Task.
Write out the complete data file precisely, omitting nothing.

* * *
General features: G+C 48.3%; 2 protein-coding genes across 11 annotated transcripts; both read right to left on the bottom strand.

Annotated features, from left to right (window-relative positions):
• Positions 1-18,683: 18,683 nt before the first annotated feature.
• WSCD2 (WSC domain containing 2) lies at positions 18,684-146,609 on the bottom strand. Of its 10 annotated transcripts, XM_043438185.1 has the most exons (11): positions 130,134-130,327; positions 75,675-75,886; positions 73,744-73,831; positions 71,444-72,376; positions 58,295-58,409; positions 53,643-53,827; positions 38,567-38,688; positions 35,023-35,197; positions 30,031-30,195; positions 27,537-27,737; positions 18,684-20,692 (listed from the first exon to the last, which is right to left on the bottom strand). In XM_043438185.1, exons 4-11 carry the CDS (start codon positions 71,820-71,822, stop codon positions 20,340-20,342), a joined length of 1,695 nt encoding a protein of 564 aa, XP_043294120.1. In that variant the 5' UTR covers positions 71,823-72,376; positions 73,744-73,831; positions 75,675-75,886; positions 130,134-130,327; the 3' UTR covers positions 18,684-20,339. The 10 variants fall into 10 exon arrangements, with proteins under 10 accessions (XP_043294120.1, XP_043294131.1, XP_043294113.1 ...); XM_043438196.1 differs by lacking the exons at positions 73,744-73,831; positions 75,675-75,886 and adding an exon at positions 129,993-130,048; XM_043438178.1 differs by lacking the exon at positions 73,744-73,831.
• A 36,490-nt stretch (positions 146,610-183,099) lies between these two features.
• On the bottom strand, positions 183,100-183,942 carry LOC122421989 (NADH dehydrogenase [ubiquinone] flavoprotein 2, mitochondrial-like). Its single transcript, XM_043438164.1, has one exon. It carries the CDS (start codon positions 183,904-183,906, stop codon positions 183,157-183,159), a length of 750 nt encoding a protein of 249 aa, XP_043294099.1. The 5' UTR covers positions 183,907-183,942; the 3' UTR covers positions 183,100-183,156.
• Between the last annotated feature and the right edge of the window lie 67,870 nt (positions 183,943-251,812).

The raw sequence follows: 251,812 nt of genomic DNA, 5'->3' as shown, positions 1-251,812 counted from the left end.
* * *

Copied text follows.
General features: G+C 48.3%; 2 protein-coding genes across 11 annotated transcripts; both read right to left on the bottom strand.

Annotated features, from left to right (window-relative positions):
• Positions 1-18,683: 18,683 nt before the first annotated feature.
• WSCD2 (WSC domain containing 2) lies at positions 18,684-146,609 on the bottom strand. Of its 10 annotated transcripts, XM_043438185.1 has the most exons (11): positions 130,134-130,327; positions 75,675-75,886; positions 73,744-73,831; positions 71,444-72,376; positions 58,295-58,409; positions 53,643-53,827; positions 38,567-38,688; positions 35,023-35,197; positions 30,031-30,195; positions 27,537-27,737; positions 18,684-20,692 (listed from the first exon to the last, which is right to left on the bottom strand). In XM_043438185.1, exons 4-11 carry the CDS (start codon positions 71,820-71,822, stop codon positions 20,340-20,342), a joined length of 1,695 nt encoding a protein of 564 aa, XP_043294120.1. In that variant the 5' UTR covers positions 71,823-72,376; positions 73,744-73,831; positions 75,675-75,886; positions 130,134-130,327; the 3' UTR covers positions 18,684-20,339. The 10 variants fall into 10 exon arrangements, with proteins under 10 accessions (XP_043294120.1, XP_043294131.1, XP_043294113.1 ...); XM_043438196.1 differs by lacking the exons at positions 73,744-73,831; positions 75,675-75,886 and adding an exon at positions 129,993-130,048; XM_043438178.1 differs by lacking the exon at positions 73,744-73,831.
• A 36,490-nt stretch (positions 146,610-183,099) lies between these two features.
• On the bottom strand, positions 183,100-183,942 carry LOC122421989 (NADH dehydrogenase [ubiquinone] flavoprotein 2, mitochondrial-like). Its single transcript, XM_043438164.1, has one exon. It carries the CDS (start codon positions 183,904-183,906, stop codon positions 183,157-183,159), a length of 750 nt encoding a protein of 249 aa, XP_043294099.1. The 5' UTR covers positions 183,907-183,942; the 3' UTR covers positions 183,100-183,156.
• Between the last annotated feature and the right edge of the window lie 67,870 nt (positions 183,943-251,812).

The raw sequence follows: 251,812 nt of genomic DNA, 5'->3' as shown, positions 1-251,812 counted from the left end.